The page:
Graeme Shinnie is thriving in spite of his illness

Aberdeen captain Graeme Shinnie celebrates his winning goal against Apollon Limassol in the first leg of the Europa League tie at Pittodrie. Photograph: Craig Foy/SNS
Aberdeen captain Graeme Shinnie celebrates his winning goal against Apollon Limassol in the first leg of the Europa League tie at Pittodrie. Photograph: Craig Foy/SNS
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It is just as well Graeme Shinnie is a level-headed sort of chap. Serenaded by the Pittodrie faithful on Thursday night, he was the subject of what amounted to a paean from Derek McInnes yesterday.

Shinnie leads Aberdeen back into European action in Cyprus on Thursday but would struggle to get down the tunnel if he allowed the deserved praise of recent days to go to his head. The manager had already described Shinnie as summing up what a fans’ folk hero should be in the aftermath of last Thursday’s 2-1 win over Apollon Limassol. The love bombing from McInnes has continued ahead of this week’s second leg in Cyprus.

Shinnie has long led by example. Not just on the pitch but off it too. A sufferer of the same condition that hampered Darren Fletcher’s progress, Shinnie has had to work extra hard to be become what he is; skipper and, some would say, the heartbeat of his hometown team. Like Fletcher, he has refused to let ulcerative colitis stop him doing what he loves – and doing it well.

“He’s very aware that it’s something he needs to keep in check and he’s constantly going back to Inverness to see the specialist to make sure everything is as it should be,” explained McInnes. “But that’s probably part of why he’s the player that he is as it did threaten to stop him playing for a bit.”

Like Shinnie, McInnes made the best of himself as a player, graduating from Morton to Rangers and then to the English Premier League. Perhaps the manager sees something of himself in Shinnie, whose goal from just over 20 yards last Thursday hands Aberdeen a slim but welcome advantage.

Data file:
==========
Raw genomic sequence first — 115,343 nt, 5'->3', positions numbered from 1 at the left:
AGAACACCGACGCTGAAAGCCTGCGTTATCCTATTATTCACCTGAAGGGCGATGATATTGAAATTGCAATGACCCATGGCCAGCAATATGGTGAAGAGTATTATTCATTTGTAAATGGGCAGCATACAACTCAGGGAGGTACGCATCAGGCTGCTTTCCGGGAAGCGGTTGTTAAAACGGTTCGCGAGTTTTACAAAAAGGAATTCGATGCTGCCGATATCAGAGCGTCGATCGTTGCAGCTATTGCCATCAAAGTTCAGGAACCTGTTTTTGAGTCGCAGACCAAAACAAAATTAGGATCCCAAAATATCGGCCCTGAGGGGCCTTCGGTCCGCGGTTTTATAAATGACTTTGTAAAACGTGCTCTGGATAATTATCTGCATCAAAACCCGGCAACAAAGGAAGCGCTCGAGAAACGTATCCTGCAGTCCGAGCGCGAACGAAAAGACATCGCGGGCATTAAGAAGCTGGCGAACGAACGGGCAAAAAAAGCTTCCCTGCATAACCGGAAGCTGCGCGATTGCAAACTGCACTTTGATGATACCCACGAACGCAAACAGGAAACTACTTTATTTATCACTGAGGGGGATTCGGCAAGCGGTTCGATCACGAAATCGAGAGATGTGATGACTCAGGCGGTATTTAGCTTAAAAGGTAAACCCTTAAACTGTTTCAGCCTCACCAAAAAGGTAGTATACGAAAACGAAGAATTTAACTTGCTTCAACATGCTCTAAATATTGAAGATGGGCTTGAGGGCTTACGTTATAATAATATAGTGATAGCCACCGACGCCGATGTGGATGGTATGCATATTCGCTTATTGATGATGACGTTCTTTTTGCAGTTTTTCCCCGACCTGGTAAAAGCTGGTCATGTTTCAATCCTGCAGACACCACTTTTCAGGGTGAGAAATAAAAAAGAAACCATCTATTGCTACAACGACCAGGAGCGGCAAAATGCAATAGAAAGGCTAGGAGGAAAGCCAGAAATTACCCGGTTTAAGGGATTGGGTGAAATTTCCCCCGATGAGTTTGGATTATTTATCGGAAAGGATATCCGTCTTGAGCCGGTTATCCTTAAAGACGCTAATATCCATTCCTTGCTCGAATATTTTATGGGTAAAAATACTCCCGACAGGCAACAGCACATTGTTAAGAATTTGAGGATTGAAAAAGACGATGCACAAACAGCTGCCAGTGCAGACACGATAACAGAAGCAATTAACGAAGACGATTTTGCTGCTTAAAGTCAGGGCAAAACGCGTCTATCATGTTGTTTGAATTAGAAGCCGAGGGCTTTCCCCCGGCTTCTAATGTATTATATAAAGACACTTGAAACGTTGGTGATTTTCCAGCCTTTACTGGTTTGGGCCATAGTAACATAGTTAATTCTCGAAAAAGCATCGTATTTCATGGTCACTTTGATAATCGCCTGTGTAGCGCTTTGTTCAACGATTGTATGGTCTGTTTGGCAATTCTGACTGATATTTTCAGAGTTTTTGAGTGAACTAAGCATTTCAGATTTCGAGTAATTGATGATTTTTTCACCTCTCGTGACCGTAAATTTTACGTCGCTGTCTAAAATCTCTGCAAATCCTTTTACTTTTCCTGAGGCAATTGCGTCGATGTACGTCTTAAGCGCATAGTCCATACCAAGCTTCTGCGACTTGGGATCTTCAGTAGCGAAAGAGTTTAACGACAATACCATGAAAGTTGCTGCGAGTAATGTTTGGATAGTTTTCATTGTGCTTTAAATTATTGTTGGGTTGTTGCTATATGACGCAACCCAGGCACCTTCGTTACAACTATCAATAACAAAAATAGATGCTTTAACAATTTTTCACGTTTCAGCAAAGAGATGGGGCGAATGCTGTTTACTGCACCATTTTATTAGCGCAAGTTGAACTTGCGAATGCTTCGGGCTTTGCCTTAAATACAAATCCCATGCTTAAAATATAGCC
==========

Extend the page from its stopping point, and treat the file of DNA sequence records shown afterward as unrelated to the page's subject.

Shinnie has established himself in midfield and surely won’t return to left back, where he played mostly at Inverness, unless in an emergency. Some would describe him as a holding midfielder. But he made a mockery of this tag on Thursday when driving Aberdeen on to victory after the hosts had endured a tricky spell shortly after half-time.

In any case McInnes is not in favour of players being deployed in such restrictive roles.

“I’ve never liked midfielders just being sitting midfielders or number 10s,” he said. “I just want a midfielder to get about the pitch and do a bit of everything. Ryan Christie the other night does a lot of good work in the final third but he plays flat a lot beside Kenny McLean. He has the responsibility of being a midfielder at times rather than playing his own game as a number 10.

“So somebody has to take responsibility at times to bring a bit more balance to an attacking team.”

Possibly Ryan Jack’s departure has helped create room for Shinnie to breathe. Jack was closer to a holding midfielder than anyone else at the club, but his departure has allowed Shinnie to become a more prominent and influential presence.

Shinnie was certainly a popular choice to inherit the armband from someone whose copybook was severely blotted in the eyes of Aberdeen fans when he chose to move to Rangers on freedom of contract. But there’s no resentment towards Jack from McInnes.

“I wanted to keep Jacko,” said the manager. “He and Graeme are two completely different players, both with terrific qualities.

“Shine can do a bit of everything; he competes well, he can out jump guys who are 6ft 2in, he crunches into tackles, he takes information on well and he’s improving. His team-mates look up to him.”

Aberdeen will be relying on Shinnie again on Thursday in the likely baking heat of Larnaca, where Aberdeen are 90 minutes away from reaching the play-off round.